Leica M11 review

The 60-megapixel Leica M11 combines a classic rangefinder design with (nearly) the highest resolution full frame sensor there is

Leica M11
(Image: © Rod Lawton)

Digital Camera World Verdict

Leica M rangefinders take some learning. First-timers will struggle with the viewfinder and focusing and the stripped down features, but the longer you use these cameras the more they grow on you – and carry on growing. The M11 isn’t quite perfect, but it’s a real class act that can capture very sharp images that also have that distinct Leica ‘look’, thanks in part to Leica’s fiendishly expensive M-series lenses.


  • +

    Super-accurate focusing

  • +

    Compact (if expensive) M lenses

  • +

    Leica build and handling

  • +

    Controls and interface design


  • -

    No AF, no video, no P mode

  • -

    As ever with Leicas, price!

  • -

    28mm lens uses ALL the viewfinder

Why you can trust Digital Camera World Our expert reviewers spend hours testing and comparing products and services so you can choose the best for you. Find out how we test.

The Leica M11 is the latest edition in Leica’s long-running M-series rangefinder line-up. Unlike the mirrorless Leica SL2 and SL2S, and the compact Leica Q2, this is a real old-school camera with manual focus only and not even a through-the-lens viewfinder (though it does have LCD live view if you don’t want to use the direct vision viewfinder).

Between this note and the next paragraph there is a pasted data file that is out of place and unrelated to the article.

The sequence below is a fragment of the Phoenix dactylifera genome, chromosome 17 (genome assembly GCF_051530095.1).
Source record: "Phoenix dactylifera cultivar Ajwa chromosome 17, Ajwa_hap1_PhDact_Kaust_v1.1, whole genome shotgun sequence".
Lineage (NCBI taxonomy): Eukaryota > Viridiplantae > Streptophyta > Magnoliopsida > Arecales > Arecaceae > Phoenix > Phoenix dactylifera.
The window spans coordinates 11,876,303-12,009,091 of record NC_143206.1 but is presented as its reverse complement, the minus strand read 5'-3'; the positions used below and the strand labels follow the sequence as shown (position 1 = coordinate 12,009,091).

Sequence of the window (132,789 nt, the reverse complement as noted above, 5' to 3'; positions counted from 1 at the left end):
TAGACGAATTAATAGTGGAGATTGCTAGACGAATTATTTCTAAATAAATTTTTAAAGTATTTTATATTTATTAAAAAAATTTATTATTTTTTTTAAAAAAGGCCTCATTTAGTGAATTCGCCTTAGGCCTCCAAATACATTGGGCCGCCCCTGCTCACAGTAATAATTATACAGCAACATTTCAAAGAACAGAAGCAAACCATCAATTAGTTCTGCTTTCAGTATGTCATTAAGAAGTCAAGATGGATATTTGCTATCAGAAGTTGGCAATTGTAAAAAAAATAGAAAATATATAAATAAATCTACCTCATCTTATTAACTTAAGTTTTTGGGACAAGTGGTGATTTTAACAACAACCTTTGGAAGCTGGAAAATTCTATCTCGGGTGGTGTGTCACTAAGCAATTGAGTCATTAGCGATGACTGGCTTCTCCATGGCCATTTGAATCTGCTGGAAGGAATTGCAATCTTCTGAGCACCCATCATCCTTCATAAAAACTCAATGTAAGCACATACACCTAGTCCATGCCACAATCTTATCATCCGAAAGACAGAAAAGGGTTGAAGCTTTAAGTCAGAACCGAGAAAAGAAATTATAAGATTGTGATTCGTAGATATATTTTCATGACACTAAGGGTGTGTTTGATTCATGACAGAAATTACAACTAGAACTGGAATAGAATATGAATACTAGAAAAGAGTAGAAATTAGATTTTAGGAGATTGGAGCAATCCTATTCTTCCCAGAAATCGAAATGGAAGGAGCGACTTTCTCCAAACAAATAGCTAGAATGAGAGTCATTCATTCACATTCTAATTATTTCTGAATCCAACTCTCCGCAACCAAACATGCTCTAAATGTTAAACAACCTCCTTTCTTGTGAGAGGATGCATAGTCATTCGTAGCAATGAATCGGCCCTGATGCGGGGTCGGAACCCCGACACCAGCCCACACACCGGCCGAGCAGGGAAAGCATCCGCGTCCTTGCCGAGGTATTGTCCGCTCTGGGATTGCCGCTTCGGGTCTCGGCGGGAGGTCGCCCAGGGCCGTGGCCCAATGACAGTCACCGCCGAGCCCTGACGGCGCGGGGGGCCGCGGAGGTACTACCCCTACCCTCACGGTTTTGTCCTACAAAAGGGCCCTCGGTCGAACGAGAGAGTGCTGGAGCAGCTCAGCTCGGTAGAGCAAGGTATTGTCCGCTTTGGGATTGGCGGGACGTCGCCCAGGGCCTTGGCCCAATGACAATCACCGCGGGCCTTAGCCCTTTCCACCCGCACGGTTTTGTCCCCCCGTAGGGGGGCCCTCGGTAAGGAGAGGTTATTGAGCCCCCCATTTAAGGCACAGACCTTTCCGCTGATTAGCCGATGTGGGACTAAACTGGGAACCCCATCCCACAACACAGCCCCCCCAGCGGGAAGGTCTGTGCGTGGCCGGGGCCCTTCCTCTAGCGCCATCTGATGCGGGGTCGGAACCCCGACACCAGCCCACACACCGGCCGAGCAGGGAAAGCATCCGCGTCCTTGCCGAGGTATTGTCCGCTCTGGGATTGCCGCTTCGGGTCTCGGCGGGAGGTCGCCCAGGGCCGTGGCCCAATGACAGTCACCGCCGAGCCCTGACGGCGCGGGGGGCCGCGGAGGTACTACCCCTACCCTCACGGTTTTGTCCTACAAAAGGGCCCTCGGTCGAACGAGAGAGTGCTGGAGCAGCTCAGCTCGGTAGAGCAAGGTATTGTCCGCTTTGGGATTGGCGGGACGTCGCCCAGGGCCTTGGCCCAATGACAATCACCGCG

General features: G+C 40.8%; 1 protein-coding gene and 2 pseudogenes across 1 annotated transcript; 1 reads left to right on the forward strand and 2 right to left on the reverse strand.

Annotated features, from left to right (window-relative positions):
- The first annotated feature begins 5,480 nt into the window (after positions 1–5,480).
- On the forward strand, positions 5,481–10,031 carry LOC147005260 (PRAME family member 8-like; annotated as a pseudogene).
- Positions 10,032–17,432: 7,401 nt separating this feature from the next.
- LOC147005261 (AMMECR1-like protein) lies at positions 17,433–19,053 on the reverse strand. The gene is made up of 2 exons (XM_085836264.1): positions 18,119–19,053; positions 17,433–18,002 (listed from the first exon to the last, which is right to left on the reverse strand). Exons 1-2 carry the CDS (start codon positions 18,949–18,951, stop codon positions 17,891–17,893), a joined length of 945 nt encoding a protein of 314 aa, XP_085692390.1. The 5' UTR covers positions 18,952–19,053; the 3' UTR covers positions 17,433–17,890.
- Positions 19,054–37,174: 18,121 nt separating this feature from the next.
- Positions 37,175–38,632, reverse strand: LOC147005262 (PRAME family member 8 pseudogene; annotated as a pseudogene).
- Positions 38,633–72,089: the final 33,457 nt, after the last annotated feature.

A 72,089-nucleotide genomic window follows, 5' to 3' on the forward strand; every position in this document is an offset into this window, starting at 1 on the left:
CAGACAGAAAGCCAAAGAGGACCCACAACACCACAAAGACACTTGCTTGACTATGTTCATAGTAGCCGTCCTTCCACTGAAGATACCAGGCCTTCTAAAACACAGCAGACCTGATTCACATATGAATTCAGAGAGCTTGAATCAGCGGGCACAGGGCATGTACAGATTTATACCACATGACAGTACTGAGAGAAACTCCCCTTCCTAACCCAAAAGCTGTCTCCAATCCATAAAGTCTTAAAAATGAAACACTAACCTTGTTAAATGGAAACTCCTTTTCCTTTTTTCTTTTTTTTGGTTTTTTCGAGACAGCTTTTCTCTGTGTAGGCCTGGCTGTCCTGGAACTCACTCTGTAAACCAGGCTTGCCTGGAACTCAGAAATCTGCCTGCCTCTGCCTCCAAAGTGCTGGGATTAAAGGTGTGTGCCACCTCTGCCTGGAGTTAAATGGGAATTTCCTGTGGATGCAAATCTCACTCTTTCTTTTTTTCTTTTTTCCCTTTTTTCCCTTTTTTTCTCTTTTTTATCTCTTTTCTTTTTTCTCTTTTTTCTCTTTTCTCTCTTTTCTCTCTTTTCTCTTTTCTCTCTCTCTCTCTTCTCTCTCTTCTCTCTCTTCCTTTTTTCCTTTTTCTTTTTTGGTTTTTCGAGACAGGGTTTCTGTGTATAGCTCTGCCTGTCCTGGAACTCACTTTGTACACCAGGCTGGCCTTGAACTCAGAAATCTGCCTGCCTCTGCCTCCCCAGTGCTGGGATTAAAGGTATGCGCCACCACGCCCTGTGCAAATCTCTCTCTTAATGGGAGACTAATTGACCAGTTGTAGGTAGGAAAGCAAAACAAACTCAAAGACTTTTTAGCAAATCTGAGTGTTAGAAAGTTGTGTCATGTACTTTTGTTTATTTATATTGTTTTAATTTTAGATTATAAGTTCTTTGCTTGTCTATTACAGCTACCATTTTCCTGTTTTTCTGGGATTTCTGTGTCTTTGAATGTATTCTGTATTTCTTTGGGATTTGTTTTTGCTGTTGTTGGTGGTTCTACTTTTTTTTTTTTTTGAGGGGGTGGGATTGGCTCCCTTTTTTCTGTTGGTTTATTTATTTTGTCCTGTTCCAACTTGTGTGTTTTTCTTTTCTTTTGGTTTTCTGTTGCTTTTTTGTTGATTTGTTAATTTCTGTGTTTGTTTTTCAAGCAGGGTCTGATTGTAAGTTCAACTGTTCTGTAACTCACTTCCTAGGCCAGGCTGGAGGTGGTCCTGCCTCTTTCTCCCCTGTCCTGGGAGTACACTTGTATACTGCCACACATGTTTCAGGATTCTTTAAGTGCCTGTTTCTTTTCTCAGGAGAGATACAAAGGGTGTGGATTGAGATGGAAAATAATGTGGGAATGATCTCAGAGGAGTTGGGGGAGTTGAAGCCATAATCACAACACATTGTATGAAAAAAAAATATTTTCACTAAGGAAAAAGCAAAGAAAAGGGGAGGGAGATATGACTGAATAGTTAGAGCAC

Thank you for reading 5 articles this month* Join now for unlimited access

Enjoy your first month for just £1 / $1 / €1

*Read 5 free articles per month without a subscription

Join now for unlimited access

Try first month for just £1 / $1 / €1

Rod Lawton

Rod is an independent photography journalist and editor, and a long-standing Digital Camera World contributor, having previously worked as DCW's Group Reviews editor. Before that he has been technique editor on N-Photo, Head of Testing for the photography division and Camera Channel editor on TechRadar, as well as contributing to many other publications. He has been writing about photography technique, photo editing and digital cameras since they first appeared, and before that began his career writing about film photography. He has used and reviewed practically every interchangeable lens camera launched in the past 20 years, from entry-level DSLRs to medium format cameras, together with lenses, tripods, gimbals, light meters, camera bags and more. Rod has his own camera gear blog at fotovolo.com but also writes about photo-editing applications and techniques at lifeafterphotoshop.com